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Technical Reports

USC-CSE-97-512

Sunita Chulani, "Modeling Software Defect Introduction," Proceedings, California Software Symposium '97 (pdf)

In software estimation, it is important to recognize the strong relationships between Cost, Schedule and Quality. They form three sides of the same triangle. Beyond a certain point (the “Quality is Free” point), it is difficult to increase the quality without increasing either the cost or schedule or both for the software under development. Similarly, development schedule cannot be drastically compressed without hampering the quality of the software product and/or increasing the cost of development. Software estimation models can play an important role in facilitating the balance of the three factors.


USC-CSE-97-511

Alexander Egyed, Barry Boehm, "Analysis of Software Requirements Negotiation Behavior Patterns," Proceedings, INCOSE '97 (pdf)

Roughly 35 three-person teams played the roles of user, customer, and developer in negotiating the requirements of a library information system. Each team was provided with a suggested set of stakeholder goals and implementation options, but were encouraged to exercise creativity in expanding the stakeholder goals and in creating options for negotiating an eventually satisfactory set of requirements.

The teams consisted of students in a first-year graduate course in software engineering at USC. They were provided with training in the Theory W (win-win) approach to requirements determination and the associated USC WinWin groupware support system. They were required to complete the assignment in two weeks.

Data was collected on the negotiation process and results, with 23 projects providing sufficiently complete and comparable data for analysis. A number of hypotheses were formulated about the results, e.g. that the uniform set of initial conditions would lead to uniform results. This paper summarizes the data analysis, which shows that expectations of uniform group behavior were generally not realized.


USC-CSE-97-510

Bradford Clark, "The Effects of Process Maturity on Software Development Effort," Ph.D. Dissertation (pdf)

A software product is often behind schedule, over budget, non-conforming to requirements and of poor quality. Controlling and improving the processes used to develop software has been proposed as a primary remedy to these problems. The Software Engineering Institute at Carnegie Mellon University has published the Software Capability Maturity Model (SW-CMM) for use as a set of criteria to eveluate an organization's Process Maturity. The model is also used as a roadmap to improve a software development process's maturity. The premise of the SW-CMM is that mature development processes deliver products on time, within budget, within requirements, and of high quality.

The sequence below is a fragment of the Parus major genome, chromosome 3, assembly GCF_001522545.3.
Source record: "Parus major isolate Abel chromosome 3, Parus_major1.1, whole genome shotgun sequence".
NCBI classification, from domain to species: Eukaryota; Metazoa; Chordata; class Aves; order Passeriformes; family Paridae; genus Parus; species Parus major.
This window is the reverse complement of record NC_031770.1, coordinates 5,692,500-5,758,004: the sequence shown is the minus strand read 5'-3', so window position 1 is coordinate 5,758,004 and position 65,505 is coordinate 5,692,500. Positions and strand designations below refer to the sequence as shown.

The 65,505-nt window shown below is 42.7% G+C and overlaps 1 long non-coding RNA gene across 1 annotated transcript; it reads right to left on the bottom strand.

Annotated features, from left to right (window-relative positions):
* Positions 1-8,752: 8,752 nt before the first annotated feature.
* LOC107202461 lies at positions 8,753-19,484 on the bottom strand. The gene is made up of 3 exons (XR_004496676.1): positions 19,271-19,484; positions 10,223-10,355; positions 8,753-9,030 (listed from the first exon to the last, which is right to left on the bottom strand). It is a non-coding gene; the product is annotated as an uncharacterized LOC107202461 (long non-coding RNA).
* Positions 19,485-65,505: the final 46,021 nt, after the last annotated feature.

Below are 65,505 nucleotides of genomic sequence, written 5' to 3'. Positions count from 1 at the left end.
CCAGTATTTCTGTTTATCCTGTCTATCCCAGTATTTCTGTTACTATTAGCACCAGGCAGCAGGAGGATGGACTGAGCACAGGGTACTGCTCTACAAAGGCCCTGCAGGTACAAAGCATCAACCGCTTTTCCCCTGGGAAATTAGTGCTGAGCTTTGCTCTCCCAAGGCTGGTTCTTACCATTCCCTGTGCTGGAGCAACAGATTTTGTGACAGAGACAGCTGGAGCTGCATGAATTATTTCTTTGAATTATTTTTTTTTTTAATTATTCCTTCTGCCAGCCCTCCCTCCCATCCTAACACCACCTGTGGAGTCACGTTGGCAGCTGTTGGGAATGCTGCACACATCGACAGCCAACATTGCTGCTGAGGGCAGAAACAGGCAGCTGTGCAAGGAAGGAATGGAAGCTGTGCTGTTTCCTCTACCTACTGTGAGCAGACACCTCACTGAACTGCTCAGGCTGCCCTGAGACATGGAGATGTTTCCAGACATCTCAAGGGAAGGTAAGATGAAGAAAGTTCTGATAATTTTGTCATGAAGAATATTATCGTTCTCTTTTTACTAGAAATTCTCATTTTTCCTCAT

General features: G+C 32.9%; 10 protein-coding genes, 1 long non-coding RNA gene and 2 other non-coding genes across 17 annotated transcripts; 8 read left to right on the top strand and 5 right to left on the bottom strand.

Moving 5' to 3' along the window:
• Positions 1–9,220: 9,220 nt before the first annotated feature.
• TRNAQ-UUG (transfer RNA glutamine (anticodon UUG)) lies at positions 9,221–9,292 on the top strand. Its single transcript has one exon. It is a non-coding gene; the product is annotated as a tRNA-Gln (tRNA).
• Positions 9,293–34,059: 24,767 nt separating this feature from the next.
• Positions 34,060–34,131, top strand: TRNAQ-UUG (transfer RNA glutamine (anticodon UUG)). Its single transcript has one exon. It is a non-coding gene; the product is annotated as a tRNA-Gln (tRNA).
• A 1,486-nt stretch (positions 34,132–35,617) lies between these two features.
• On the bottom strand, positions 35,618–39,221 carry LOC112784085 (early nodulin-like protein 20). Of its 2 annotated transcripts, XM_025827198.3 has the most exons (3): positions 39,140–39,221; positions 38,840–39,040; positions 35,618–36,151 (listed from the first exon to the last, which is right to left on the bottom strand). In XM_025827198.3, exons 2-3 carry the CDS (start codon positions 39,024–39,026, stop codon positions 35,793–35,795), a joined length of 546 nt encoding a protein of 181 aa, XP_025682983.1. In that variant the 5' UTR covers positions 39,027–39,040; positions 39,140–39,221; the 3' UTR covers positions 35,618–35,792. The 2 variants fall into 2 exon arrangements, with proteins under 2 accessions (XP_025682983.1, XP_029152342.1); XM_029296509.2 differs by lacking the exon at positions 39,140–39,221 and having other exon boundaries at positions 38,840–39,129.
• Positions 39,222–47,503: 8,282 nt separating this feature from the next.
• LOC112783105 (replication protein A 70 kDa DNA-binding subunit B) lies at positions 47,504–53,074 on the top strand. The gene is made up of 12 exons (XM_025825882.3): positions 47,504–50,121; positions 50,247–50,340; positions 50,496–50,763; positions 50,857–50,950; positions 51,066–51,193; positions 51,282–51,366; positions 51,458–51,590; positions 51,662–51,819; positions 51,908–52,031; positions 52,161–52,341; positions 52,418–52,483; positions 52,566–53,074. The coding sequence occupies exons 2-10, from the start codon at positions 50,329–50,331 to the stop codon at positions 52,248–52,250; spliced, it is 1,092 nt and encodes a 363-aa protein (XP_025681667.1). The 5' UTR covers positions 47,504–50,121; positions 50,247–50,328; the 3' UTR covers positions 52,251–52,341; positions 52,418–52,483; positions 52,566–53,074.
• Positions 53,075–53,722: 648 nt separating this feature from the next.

This research examis the effects of Software Process Maturity, using the SW-CMM, on software development effort. Effort is the primary determinant of software development cost and schedule. The technical challenge in this research is determining how much change in effort is due solely to changing Process Maturity when this change generally occurs concurrently with changes to other factors that also influence software development effort.

The six mathematical models used in this research support the following concludion: For the one hundred twelve projects in this sample, Software Process Maturity was a significant factor (95% confidence level) affecting software development effort. After normalizing fo the effects of other effort influences, a one-increment change in the rating of Process Maturity resulted in a 15% to 21% reduction in effort. The modeling approach used in this analysis can be used in other areas of Software Engineering as well.


USC-CSE-97-506

Cristina Gacek, "Detecting Architectural Mismatches During Systems Composition," Qualifying Report for partial fulfillment of Computer Science Department requirements (pdf)

The USC Architect's Automated Assistant (AAA) tool and method provides a capability for early detection of architectural style mismatches among four architectural styles: Main-Subroutine, Pipe-and-Filter, Event-Based, and Distributed Processes. For these four styles, mismatch detection is based on a set of seven conceptual features distinguishing each style, and a set of eight types of bridging connectors characterizing compositions among the four styles.

The work proposed here is to formalize some additional architectural styles--namely Blackboard, Closed-Loop Feedback Control, Logic Programming, Real-Time, Rule-Based, and Transactional Database styles--and to extend the mismatch analysis capability to cover interactions of the original four styles with the new ones. The analysis results will test various hypotheses, such as the sufficiency of the original seven conceptual features and eight bridging connector types to characterize the broader set of styles and their composition.

We will also try to provide a more formal basis for detecting and classifying architectural conceptual features, thus providing a formal framework for extending the models. The application of the broadened mismatch analysis capability to a relevant problem will also be included in the future.